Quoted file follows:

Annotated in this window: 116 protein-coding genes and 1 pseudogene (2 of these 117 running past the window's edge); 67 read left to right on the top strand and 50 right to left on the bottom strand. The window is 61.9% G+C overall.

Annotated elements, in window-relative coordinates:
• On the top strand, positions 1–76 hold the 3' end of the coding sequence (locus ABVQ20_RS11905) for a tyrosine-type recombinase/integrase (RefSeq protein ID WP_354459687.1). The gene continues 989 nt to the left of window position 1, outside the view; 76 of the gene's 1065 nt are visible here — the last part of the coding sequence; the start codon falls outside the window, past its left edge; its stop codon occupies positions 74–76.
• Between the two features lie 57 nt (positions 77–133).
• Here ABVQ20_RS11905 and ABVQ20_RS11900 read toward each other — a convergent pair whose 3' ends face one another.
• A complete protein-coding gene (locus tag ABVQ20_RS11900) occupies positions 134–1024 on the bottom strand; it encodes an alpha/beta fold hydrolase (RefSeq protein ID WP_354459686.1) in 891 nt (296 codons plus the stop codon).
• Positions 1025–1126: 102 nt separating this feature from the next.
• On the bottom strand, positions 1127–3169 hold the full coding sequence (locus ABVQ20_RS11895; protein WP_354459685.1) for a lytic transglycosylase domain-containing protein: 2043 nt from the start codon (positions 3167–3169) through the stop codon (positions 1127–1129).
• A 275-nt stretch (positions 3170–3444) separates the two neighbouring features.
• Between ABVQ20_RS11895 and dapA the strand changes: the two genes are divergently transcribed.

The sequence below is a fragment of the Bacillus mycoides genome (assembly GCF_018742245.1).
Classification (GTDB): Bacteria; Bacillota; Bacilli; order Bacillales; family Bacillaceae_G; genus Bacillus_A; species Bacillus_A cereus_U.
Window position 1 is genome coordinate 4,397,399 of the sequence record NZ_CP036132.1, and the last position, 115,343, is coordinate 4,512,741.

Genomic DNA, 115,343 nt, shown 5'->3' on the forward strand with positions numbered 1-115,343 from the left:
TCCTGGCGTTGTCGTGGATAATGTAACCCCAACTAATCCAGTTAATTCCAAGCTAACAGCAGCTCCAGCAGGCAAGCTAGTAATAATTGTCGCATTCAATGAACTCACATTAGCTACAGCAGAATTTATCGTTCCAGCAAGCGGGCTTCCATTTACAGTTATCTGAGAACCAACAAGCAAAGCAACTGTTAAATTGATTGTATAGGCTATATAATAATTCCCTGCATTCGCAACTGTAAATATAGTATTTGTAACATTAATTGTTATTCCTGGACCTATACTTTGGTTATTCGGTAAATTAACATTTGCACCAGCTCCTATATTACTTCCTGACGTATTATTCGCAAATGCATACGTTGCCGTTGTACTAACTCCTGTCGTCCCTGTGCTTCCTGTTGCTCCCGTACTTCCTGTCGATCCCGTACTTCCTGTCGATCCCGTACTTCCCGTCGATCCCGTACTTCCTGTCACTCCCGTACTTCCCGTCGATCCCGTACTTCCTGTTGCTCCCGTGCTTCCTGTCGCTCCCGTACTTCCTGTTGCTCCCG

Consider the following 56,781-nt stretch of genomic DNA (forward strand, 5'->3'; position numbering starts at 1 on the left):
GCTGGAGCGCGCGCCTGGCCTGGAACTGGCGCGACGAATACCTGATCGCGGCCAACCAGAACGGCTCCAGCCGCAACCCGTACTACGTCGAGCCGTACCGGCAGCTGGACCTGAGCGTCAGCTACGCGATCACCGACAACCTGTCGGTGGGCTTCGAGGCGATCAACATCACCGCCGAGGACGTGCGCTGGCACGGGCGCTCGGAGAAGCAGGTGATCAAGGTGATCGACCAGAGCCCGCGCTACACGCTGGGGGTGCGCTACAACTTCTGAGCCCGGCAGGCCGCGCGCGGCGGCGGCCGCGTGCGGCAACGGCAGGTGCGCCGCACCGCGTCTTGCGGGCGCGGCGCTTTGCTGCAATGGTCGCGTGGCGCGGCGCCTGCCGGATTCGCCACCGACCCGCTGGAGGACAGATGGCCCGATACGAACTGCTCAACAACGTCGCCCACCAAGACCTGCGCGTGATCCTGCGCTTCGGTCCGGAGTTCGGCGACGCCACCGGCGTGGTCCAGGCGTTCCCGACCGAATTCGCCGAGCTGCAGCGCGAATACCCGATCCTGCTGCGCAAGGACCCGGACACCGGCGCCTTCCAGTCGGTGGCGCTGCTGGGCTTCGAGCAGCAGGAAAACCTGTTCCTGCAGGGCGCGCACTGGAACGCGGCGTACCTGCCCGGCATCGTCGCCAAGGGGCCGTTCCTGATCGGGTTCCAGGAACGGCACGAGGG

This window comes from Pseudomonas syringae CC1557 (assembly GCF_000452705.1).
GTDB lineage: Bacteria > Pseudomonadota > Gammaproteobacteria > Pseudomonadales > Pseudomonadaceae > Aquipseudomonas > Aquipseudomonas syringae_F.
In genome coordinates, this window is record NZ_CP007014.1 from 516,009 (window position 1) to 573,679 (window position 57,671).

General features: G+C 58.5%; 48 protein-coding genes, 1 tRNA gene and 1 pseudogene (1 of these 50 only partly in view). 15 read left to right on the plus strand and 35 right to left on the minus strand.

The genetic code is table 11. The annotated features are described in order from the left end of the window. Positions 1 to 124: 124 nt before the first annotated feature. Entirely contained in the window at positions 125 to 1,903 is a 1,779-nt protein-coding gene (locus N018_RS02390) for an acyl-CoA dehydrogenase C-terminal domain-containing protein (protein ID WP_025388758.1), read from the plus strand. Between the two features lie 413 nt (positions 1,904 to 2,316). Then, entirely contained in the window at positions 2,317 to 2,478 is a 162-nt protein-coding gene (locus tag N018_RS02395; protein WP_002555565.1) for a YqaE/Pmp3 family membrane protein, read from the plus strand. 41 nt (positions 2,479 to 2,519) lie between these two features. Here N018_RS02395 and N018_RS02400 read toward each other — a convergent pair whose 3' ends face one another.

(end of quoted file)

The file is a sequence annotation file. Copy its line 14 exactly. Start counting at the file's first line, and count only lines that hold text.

Genomic DNA, 115,343 nt, shown 5'->3' on the forward strand with positions numbered 1-115,343 from the left: